Bob Dylan and his band and Mark Knopfler and his band performed at the Saddledome in Calgary last night and here are a few thoughts on that event . . .
I have seen Bob Dylan 4 times now, going back 10 years when I saw him at the Saddledome in Calgary with my friend Bob White. That was a great show, as I recall, and what I remember most vividly all these years later is Dylan’s virtuosity on the guitar. He was flanked then as he still is now by Charlie Sexsmith who is as good as they come. It was a one-two punch that I will never forget.
Most recently, I saw Bob Dylan and his band in Lethbridge this August. I wrote a blog post about that show in August, which you can access in the archive section of my blog to the left of this post. Nothing about Dylan and his band’s performance last night changed anything I wrote about the Lethbridge show.
The thing that stands out the most is Dylan’s engaging personality as it comes through in his performances these days. 10 years ago, he may have seemed more remote and less personable. At the Lethbridge performance, I found him to be surprisingly engaging and fun. I wondered if that was in part due to a smaller venue, but that was not the case. He was all of that and more in Calgary last night.
The playlist and the way the songs got played was not really different than it was two months ago. If anything, as the band goes on with this never-ending tour, they are more tight than ever. I would think if you know anything about North American culture over the last 50 years or so, you would think it worth while and money well spent to see the man who gave us “Like a Rolling Stone” and “Blowin’ in the Wind” perform these iconic songs live and in person.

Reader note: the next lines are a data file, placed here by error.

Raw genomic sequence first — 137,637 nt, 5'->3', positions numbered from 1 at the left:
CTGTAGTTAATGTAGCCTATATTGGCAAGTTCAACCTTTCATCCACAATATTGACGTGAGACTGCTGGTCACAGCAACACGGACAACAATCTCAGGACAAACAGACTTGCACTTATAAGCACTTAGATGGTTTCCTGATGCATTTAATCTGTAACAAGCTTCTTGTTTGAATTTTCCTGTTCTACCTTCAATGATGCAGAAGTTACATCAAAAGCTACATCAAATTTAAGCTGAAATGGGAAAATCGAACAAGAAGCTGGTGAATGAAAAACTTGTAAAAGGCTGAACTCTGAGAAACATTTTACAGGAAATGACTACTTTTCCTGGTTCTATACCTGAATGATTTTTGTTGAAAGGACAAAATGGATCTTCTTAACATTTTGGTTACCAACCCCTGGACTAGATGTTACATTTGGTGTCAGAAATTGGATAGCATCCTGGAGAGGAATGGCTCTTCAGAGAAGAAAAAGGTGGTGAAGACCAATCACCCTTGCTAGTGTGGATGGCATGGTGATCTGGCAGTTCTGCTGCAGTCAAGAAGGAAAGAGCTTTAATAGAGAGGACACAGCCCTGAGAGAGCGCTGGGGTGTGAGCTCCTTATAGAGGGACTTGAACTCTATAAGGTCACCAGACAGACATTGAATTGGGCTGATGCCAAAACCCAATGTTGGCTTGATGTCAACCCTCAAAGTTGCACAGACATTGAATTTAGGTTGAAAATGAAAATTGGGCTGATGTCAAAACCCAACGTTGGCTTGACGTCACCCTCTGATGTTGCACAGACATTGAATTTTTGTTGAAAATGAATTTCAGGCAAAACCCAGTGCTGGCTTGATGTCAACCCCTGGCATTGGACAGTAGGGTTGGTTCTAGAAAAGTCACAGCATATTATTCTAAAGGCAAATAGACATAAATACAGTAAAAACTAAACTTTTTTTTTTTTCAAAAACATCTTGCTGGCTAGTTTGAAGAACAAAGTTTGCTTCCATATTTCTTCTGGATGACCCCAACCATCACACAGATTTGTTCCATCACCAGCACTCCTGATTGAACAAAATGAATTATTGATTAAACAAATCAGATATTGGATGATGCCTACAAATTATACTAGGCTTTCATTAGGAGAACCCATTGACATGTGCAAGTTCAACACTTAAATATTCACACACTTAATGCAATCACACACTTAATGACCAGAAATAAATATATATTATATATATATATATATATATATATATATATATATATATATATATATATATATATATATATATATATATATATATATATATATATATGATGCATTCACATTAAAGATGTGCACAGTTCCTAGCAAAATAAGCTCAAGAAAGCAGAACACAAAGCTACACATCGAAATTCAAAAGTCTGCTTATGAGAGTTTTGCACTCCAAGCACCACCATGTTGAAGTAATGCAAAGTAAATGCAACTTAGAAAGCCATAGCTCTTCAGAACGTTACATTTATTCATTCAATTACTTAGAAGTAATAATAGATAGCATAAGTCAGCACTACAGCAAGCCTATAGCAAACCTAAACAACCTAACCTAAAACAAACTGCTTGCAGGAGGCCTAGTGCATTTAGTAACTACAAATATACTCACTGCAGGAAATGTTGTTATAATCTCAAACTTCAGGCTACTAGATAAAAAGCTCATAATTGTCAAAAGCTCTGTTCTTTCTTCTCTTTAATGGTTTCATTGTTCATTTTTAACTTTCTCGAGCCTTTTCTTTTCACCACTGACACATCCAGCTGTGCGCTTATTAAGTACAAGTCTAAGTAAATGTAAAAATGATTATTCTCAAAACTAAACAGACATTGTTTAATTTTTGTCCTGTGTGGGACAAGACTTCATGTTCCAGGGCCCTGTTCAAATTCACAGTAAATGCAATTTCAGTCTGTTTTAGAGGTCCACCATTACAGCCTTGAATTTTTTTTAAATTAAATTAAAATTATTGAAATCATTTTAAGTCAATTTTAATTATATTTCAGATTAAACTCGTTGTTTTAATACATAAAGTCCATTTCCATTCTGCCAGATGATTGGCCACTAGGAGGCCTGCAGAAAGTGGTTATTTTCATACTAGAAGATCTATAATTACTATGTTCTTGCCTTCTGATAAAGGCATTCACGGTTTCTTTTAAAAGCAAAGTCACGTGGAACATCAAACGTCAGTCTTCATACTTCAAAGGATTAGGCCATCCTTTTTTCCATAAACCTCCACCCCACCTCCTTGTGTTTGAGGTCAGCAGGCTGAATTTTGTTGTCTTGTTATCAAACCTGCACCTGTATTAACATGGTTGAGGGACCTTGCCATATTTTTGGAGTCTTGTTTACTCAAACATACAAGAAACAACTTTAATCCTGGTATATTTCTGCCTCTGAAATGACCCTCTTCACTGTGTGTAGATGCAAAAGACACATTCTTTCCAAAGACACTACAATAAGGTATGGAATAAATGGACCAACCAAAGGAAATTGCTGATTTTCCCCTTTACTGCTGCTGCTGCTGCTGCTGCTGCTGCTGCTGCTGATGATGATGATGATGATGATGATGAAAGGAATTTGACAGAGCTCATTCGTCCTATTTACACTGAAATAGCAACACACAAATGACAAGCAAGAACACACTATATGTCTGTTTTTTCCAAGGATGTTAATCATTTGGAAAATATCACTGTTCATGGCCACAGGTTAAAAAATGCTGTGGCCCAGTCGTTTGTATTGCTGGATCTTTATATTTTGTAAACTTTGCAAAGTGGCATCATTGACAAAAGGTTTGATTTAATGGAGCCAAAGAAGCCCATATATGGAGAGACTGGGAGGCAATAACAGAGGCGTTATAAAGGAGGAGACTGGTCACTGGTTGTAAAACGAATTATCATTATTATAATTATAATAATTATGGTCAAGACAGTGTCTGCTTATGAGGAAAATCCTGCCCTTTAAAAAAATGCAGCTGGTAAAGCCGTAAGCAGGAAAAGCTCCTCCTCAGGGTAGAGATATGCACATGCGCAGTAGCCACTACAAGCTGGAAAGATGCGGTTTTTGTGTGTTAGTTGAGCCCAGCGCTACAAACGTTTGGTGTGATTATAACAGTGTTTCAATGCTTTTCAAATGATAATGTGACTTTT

My friend Zenon took me to the concert in Lethbridge, and to last night’s concert as well. (He is a very good friend!) Even while we were in Lethbridge, we had heard that he had added Mark Knopfler to the card, and that Dylan and Knopfler would appear together in Calgary a few months hence, so Zenon decided we should see what that was all about.
At the time, and I suppose even going into last night’s concert, we weren’t sure how it worked, if MK would actually play with BD and his band, or if it would be a separate act.
Well, when you think of it, with Charlie Sexsmith as the lead guitarist in the BD band, where would MK fit in? He wouldn’t. So what we saw in Calgary and what you will see if you’re yet to catch them on this tour is an hour set by MK and his band followed by a slightly longer set by BD and his band.
I have seen MK before, when he came to Regina in the late 80’s with Dire Straights. It was one of the best concerts I have ever seen, and I was anxious to see MK in concert again.
He didn’t disappoint. (Except maybe for the British bloke near me who kept yelling out “Romeo and Juliet!” between songs.) With his amazingly versatile 8 piece band he laid out an hour of new and intricate and complex and decidedly Gaelic-sounding work. The virtuosity of all these musicians coupled with an amazing sense of ensemble playing made MK’s portion of the evening one of the greatest musical events I have witnessed in some time.
When it ended, and after the encore of the only song I recognized from MK’s earlier days, “So Far Away From Me,” I felt it was ending far too soon and I was left with that hollow feeling that the party was over and yet I still wanted more.
However, that feeling didn’t last too long. After all, the greatest poet of our generation was waiting in the wings . . .
Thanks for reading!